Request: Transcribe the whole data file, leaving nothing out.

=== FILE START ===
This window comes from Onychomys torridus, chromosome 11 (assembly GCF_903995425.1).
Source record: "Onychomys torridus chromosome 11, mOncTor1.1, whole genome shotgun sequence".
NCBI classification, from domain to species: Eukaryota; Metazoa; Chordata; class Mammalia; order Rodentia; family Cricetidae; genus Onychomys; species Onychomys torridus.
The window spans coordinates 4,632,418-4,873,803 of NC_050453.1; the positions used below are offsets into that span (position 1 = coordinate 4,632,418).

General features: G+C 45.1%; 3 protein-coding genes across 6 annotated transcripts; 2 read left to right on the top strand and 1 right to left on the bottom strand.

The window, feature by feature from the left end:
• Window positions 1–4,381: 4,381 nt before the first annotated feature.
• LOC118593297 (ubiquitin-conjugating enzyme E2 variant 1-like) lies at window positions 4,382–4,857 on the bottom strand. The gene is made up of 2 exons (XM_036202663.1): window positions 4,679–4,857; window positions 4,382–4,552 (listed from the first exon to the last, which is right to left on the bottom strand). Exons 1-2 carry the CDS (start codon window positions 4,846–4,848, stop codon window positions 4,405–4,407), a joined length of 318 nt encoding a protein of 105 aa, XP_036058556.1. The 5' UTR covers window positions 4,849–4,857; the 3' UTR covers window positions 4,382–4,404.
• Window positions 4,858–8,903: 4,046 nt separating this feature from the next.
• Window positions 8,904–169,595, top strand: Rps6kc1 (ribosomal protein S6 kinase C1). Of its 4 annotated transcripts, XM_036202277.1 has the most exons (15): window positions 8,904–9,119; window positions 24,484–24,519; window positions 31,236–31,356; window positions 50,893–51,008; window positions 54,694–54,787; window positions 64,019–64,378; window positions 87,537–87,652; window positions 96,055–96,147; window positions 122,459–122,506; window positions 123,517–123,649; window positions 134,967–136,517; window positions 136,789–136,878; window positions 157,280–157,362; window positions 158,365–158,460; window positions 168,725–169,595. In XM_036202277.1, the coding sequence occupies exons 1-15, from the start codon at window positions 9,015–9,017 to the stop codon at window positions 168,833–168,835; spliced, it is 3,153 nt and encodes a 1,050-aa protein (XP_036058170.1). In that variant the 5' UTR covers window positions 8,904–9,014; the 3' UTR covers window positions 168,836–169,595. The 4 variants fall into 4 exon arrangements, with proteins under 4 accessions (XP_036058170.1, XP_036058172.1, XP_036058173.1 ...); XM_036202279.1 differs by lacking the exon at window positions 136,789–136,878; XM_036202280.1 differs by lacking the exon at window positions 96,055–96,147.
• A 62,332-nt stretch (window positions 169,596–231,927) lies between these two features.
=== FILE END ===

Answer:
This window comes from Onychomys torridus, chromosome 11 (assembly GCF_903995425.1).
Source record: "Onychomys torridus chromosome 11, mOncTor1.1, whole genome shotgun sequence".
NCBI classification, from domain to species: Eukaryota; Metazoa; Chordata; class Mammalia; order Rodentia; family Cricetidae; genus Onychomys; species Onychomys torridus.
The window spans coordinates 4,632,418-4,873,803 of NC_050453.1; the positions used below are offsets into that span (position 1 = coordinate 4,632,418).

General features: G+C 45.1%; 3 protein-coding genes across 6 annotated transcripts; 2 read left to right on the top strand and 1 right to left on the bottom strand.

The window, feature by feature from the left end:
• Window positions 1–4,381: 4,381 nt before the first annotated feature.
• LOC118593297 (ubiquitin-conjugating enzyme E2 variant 1-like) lies at window positions 4,382–4,857 on the bottom strand. The gene is made up of 2 exons (XM_036202663.1): window positions 4,679–4,857; window positions 4,382–4,552 (listed from the first exon to the last, which is right to left on the bottom strand). Exons 1-2 carry the CDS (start codon window positions 4,846–4,848, stop codon window positions 4,405–4,407), a joined length of 318 nt encoding a protein of 105 aa, XP_036058556.1. The 5' UTR covers window positions 4,849–4,857; the 3' UTR covers window positions 4,382–4,404.
• Window positions 4,858–8,903: 4,046 nt separating this feature from the next.
• Window positions 8,904–169,595, top strand: Rps6kc1 (ribosomal protein S6 kinase C1). Of its 4 annotated transcripts, XM_036202277.1 has the most exons (15): window positions 8,904–9,119; window positions 24,484–24,519; window positions 31,236–31,356; window positions 50,893–51,008; window positions 54,694–54,787; window positions 64,019–64,378; window positions 87,537–87,652; window positions 96,055–96,147; window positions 122,459–122,506; window positions 123,517–123,649; window positions 134,967–136,517; window positions 136,789–136,878; window positions 157,280–157,362; window positions 158,365–158,460; window positions 168,725–169,595. In XM_036202277.1, the coding sequence occupies exons 1-15, from the start codon at window positions 9,015–9,017 to the stop codon at window positions 168,833–168,835; spliced, it is 3,153 nt and encodes a 1,050-aa protein (XP_036058170.1). In that variant the 5' UTR covers window positions 8,904–9,014; the 3' UTR covers window positions 168,836–169,595. The 4 variants fall into 4 exon arrangements, with proteins under 4 accessions (XP_036058170.1, XP_036058172.1, XP_036058173.1 ...); XM_036202279.1 differs by lacking the exon at window positions 136,789–136,878; XM_036202280.1 differs by lacking the exon at window positions 96,055–96,147.
• A 62,332-nt stretch (window positions 169,596–231,927) lies between these two features.